Talk about garden bulbs and most people instantly tend to think of spring flowers such as snow drops, crocuses and daffodils, but the range of summer bulbs is every bit as impressive – and they have their own particular benefits to bring to the kids’ garden.
Choosing Summer Bulbs
When it comes to picking summer bulbs there’s no shortage of candidates, from long established garden favourites such as begonias, dahlias, gladioli and lilies, to less well known examples including the stunning Agapanthus (Lily of the Nile), graceful nerines and the exotic looking, but hardy, Bletilla orchids.
No matter what type of flowers you and your youngsters want to grow, there should be something to suit – and add in the wide variety of summer-flowering tubers and corms and the choice becomes huge.
Whatever you decide to buy, it’s well worth taking the time to examine the individual bulbs carefully, to make sure that you only select healthy ones – and as a general rule, large bulbs produce the biggest flowers. Pick bulbs that feel firm to the touch, without any hint of softness or sogginess and if they have already begun to sprout, check to see that the growing tips look strong and healthy. Look too for any signs of mould or fungus – often appearing as a green or greyish powder on the outside of the skin – and also avoid any that show obvious signs of damage.
Bulbs are great for planting with young children, their bigger size making them much easier to handle than seeds – and a good deal less fiddly for little fingers – so everyone can get involved, which obviously makes for a lot more enjoyment all round.
Most of the summer bulbs do best in a warm well drained site – and have a tendency to rot if they get too wet – so a bit of soil preparation may be called for if the drainage isn’t as good as it should be in the sunny spot you’ve picked for planting. It’s important to do this ahead of time if it is necessary, since summer bulbs are best planted soon after purchase – though if there’s a sudden cold snap in spring, when you’d normally expect to be planting them, it can be worth delaying until the soil has had a chance to warm up a bit.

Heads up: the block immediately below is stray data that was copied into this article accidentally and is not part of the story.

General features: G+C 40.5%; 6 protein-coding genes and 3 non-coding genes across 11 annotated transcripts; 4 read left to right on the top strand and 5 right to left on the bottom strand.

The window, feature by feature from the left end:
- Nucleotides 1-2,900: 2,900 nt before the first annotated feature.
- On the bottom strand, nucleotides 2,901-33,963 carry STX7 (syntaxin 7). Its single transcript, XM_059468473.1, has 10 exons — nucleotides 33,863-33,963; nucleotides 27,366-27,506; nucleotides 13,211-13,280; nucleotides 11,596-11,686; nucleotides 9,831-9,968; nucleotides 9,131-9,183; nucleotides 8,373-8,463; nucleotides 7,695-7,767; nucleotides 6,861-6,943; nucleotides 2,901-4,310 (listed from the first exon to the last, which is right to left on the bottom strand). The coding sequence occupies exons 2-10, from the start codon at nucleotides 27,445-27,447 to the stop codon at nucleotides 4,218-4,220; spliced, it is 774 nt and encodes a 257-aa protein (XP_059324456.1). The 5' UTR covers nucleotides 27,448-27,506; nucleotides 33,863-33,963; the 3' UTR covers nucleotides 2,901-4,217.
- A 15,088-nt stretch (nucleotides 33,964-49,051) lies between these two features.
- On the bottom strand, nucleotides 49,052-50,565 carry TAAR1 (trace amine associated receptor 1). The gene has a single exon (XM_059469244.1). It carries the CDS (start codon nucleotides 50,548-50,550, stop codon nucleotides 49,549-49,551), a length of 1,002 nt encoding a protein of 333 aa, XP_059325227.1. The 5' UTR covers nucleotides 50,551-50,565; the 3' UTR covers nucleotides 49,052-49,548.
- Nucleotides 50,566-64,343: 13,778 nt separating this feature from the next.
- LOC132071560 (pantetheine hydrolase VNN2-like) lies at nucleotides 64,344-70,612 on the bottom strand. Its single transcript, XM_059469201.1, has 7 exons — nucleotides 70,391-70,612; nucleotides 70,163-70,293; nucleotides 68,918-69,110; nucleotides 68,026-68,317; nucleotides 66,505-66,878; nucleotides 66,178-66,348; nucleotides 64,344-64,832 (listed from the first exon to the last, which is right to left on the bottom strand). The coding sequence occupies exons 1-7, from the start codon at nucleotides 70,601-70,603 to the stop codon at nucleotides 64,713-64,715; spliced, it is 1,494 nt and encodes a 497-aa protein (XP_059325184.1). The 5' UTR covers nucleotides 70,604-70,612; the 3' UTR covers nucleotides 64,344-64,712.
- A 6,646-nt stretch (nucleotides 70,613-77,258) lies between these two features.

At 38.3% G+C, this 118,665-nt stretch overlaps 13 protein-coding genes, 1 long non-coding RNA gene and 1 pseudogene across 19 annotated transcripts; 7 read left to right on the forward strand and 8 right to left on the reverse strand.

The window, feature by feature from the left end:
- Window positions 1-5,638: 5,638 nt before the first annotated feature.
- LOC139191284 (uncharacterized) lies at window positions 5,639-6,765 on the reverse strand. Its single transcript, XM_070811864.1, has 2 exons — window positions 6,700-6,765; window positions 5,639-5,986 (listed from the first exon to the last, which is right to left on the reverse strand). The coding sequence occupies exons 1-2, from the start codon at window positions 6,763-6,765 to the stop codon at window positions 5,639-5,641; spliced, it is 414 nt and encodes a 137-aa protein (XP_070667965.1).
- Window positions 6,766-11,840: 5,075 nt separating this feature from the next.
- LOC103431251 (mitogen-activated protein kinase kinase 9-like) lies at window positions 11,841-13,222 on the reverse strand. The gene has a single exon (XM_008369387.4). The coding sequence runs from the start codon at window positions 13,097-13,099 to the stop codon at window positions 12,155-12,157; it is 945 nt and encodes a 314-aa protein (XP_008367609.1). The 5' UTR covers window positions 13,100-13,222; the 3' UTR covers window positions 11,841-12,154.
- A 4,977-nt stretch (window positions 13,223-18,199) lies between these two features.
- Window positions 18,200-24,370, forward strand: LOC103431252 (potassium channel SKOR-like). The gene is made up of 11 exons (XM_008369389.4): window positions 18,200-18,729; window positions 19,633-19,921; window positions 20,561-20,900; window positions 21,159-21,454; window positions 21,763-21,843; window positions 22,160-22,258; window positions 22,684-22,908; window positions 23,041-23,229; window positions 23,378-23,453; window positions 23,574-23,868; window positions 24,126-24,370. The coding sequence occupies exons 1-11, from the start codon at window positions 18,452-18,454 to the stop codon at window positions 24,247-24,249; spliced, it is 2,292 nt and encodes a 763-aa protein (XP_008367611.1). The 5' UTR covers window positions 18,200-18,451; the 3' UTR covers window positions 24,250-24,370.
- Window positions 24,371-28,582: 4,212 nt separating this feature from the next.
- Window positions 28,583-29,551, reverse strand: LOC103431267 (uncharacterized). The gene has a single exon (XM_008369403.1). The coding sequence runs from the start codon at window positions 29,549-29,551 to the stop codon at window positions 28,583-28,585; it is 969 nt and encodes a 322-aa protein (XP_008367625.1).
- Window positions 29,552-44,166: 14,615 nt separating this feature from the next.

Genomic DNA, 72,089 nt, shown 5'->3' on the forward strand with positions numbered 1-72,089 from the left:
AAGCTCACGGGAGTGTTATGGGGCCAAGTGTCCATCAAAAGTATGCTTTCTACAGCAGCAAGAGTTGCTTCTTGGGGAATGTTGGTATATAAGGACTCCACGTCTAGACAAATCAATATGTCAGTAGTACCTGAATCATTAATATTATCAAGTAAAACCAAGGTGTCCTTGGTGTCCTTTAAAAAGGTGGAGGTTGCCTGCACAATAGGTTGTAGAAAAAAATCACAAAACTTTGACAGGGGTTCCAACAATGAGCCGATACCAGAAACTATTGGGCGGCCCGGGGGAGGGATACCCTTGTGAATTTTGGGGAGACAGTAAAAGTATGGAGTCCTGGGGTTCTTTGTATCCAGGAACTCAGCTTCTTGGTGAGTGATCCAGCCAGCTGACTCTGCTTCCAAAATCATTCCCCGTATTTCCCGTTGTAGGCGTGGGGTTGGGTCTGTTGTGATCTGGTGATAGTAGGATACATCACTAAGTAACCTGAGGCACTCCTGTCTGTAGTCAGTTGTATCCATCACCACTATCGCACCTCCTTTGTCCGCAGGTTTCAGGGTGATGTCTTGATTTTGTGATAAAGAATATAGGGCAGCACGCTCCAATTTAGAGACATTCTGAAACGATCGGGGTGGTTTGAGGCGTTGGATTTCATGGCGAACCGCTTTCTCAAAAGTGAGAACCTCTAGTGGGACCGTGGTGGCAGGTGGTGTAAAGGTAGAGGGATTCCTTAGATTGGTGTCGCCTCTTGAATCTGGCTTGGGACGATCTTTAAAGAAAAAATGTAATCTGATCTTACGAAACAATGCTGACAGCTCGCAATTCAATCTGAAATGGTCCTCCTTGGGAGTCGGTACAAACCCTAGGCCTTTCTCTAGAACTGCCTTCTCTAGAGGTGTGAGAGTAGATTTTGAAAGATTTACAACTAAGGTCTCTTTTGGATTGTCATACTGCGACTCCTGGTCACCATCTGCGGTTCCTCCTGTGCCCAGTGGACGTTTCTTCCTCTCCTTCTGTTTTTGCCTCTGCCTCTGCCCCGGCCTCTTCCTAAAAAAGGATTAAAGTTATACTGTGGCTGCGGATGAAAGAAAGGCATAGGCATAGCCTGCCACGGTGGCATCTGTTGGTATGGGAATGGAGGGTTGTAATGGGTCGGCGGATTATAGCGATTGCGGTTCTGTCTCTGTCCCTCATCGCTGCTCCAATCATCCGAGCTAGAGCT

With very few exceptions, the usual rule of thumb applies to planting summer bulbs; put them in at a depth of two or three times their own height, and two to three bulb-widths apart, and you won’t go far wrong – though obviously it pays to check on the packet to make absolutely sure.
An alternative way of establishing summer bulbs is to either buy them a little later in the year as pot-grown specimens, or start them off yourself in the late winter or early spring in a greenhouse or cold frame to give them a little protection and then plant them out where you want them to grow.
Many of the summer bulbs are not hardy, so as the year moves on, they’ll have to be lifted and stored safely before there’s any risk of frost-damage. Shake off the loose soil once you’ve dug them up, cut back the dead and dying foliage, dry them over-night and then store them in a cool but frost-free place until the next spring.
Although summer bulbs make an impressive mass of flowers when they’re planted in large clumps in the garden, they’re also great for growing in pots and containers, which makes them ideal for even the smallest of patios. Agapanthus, for instance is perfect for a good-sized tub – and growing it this way makes protecting it through the winter very straightforward. Many of the other bulbs also make good candidates for pot growing, including ornamental Allium, Arum lily (Calla) and nerines.
Growing bulbs in pots can also be useful to start kids off with their own garden in a small way, so that the youngsters can explore their own interests and likes – and learn their own lessons – before moving on to bigger and better things. It’s an educational experience, but one that’s bound to be lots of fun – provided your kids aren’t too competitive or given to excessive sibling rivalry, of course!
Summer bulbs are remarkably easy to grow and with their typically bright, showy flowers providing a strong splash of colour throughout the warmer months and well into autumn, no kids’ garden should be without them.